Underfloor Air Distribution (UFAD) is an air distribution strategy for providing ventilation and space conditioning in buildings as part of the design of an HVAC system. UFAD systems use the underflow plenum beneath a raised floor to provide conditioned air through floor diffusers directly to the occupied zone. The concept of underfloor air is not new, however, changes in office space usage, sustainable design and indoor air quality issues have sparked considerable recent interest in the concept. Underfloor air conditioning had its start in computer rooms, at a time when mainframe computers generated considerable heat and had a considerable amount of complex cabling required by the computers. Access floor systems allowed plenty of open space to run cabling and a generous pathway to supply large quantities of cooling air under the intense heat of the electronics. The natural convection currents of warm air rising allowed cool air to enter low, cool the equipment and remove the warm air near the ceiling.
Below are the salient features of the underfloor air distribution system:
Reduced Lifecycle Cost
The large open floor plenum was a convenient space to run large amounts of cable for power and communications. The greatest change in offices in the last 15 years has been an ever-growing need for voice, data and power connections to every worker’s workstation. This coupled with one other trend in office space design that is the use of more open plan space and a trend to move workers into cross-functional workgroups with great regularity.
The second feature of underfloor air distribution (UFAD) was that the same principle of warm air rising from hot electrical gear could also be applied to warm air around people. Traditional overhead air distribution systems are designed to do a very good job of mixing the air in the space and prevent stratification in the room. Without increased complexity and cost delivering thermal comfort to every occupant while also providing personal ventilation may be cost prohibitive. Overhead systems may require more fan energy to overcome static losses of generating the mixing, airflow patterns required within the space.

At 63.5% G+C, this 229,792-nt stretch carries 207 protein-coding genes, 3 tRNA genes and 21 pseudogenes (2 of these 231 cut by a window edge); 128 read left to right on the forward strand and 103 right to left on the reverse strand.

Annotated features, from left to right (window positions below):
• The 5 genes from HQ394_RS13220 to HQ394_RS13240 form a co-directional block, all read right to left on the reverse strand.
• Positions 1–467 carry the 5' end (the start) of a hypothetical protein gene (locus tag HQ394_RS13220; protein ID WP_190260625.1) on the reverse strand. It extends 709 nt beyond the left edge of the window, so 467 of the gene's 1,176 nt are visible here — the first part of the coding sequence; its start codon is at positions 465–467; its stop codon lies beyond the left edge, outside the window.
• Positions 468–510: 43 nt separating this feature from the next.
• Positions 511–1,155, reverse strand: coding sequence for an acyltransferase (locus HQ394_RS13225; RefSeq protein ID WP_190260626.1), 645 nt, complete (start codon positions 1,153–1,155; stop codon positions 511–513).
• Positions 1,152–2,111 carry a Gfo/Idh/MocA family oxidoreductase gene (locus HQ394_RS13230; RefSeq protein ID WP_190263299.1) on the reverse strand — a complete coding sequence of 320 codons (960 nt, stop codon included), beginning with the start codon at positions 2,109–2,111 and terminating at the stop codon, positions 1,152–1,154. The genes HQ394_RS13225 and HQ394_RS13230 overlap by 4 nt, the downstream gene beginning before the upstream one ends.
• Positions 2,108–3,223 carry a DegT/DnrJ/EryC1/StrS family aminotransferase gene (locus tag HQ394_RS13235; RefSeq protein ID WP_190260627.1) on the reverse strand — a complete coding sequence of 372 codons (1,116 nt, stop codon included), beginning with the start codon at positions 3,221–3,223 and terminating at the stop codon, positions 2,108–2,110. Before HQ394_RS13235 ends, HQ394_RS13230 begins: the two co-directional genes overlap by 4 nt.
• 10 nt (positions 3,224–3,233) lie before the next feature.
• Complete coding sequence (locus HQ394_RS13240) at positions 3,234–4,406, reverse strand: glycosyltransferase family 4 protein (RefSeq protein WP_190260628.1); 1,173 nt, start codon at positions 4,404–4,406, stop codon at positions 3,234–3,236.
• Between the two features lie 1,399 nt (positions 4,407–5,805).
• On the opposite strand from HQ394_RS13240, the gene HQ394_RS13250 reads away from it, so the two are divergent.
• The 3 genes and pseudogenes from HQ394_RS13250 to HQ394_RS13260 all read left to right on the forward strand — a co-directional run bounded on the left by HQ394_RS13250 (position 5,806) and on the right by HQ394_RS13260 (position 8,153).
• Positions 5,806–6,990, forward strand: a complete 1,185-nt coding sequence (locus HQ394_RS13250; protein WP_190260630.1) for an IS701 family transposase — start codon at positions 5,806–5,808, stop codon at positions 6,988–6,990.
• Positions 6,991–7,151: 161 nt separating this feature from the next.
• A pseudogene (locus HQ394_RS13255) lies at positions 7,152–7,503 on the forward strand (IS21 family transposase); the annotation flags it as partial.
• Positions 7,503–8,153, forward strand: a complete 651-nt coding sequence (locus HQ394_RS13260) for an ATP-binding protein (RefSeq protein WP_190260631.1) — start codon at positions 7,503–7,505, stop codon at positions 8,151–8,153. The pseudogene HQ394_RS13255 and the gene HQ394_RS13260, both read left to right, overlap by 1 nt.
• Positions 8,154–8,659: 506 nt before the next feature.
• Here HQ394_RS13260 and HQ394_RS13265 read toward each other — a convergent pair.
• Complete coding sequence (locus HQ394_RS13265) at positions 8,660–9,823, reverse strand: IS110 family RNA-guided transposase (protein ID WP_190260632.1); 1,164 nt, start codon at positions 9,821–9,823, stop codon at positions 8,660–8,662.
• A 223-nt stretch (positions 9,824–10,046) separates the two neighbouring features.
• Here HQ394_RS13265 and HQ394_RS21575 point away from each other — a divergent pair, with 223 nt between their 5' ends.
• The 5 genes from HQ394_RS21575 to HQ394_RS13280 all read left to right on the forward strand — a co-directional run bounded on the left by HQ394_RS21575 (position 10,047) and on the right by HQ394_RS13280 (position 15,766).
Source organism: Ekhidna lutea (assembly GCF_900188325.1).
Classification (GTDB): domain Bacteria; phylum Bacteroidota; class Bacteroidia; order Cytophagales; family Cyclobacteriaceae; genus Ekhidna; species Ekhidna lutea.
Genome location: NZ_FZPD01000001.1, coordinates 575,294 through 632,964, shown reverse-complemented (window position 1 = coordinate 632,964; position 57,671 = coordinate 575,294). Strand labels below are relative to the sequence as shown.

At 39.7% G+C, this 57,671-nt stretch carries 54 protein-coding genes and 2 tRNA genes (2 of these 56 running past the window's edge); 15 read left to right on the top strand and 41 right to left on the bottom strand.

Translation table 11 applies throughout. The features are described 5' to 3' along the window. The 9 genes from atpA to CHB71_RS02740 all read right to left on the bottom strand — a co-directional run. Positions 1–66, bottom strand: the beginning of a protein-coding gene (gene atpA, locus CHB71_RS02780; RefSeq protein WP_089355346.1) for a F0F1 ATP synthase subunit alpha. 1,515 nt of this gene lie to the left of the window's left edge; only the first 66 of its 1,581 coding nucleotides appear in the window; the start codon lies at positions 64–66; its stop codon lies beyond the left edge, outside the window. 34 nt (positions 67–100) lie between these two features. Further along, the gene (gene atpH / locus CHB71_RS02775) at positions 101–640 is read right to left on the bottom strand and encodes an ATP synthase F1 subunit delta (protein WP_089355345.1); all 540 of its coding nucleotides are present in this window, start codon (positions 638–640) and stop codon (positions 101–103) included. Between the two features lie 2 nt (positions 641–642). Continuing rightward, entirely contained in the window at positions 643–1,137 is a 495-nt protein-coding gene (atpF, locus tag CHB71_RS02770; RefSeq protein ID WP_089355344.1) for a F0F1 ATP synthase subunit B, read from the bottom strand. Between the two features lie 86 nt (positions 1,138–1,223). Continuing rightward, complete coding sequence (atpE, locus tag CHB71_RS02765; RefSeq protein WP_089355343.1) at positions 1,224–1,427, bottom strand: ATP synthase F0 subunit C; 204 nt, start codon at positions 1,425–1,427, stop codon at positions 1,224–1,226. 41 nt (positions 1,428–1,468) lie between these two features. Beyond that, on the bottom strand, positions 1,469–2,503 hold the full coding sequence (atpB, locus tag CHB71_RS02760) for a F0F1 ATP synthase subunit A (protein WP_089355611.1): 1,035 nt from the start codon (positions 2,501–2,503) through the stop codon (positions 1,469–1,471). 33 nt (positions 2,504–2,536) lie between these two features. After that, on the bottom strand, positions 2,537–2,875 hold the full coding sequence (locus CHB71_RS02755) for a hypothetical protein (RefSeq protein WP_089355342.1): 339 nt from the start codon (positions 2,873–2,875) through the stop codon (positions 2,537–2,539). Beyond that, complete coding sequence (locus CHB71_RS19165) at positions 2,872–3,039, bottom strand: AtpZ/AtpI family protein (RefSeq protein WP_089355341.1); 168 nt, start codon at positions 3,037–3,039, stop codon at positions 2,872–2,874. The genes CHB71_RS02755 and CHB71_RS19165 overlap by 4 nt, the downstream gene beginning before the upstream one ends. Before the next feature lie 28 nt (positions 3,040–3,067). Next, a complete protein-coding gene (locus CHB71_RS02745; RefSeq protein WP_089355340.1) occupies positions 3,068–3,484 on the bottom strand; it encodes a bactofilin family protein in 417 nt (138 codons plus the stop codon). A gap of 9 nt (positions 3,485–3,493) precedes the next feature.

By applying the warm air rising principle, air can be provided below the occupants and discharged directly into the breathing zone at relatively low velocity. The people warm the air and by natural convection the air rises toward the ceiling. Since people only breath air in a zone from approximately the floor to six feet, the space above this zone can be treated as a stratified air layer and the load components in this zone treated differently. The result is that air provided underfloor can be supplied at low pressure and the energy for space conditioning can be reduced.
I. In addition to being either partitioned or open-plan, plenums can operate as pressurized or zero-pressure. Pressurized plenums have a small positive static pressure applied, created by a central fan in the air-handling unit (AHU), that drives the air up through the diffusers to the lower pressure surroundings of the conditioned office space. Standard methods of control at the central AHU are used to maintain the desired overall supply volume and temperature under thermostatic control, and a pre-set pressure level, at which the diffusers achieve optimum performance. The low operational pressure of underfloor plenums, compared to ceiling-based systems, potentially reduces fan energy consumption and thus, operating costs.
II. In zero-pressure plenums, small local fan units draw air from the underfloor plenum and deliver it to the space through floor diffusers or outlets located in the furniture or partitions. Compared to passive diffusers, used with pressurized-plenum systems, fan-powered outlets are generally more easily and effectively controlled by nearby occupants. However, for reasons of reduced maintenance, installation and equipment costs, pressurized-plenums are the most commonly installed systems at present.
UFAD is a widely accepted concept of air distribution globally and have various advantages compared with overhead air distribution system. There might be slightly more initial cost but the running cost is low and has a return of investment of three to four years.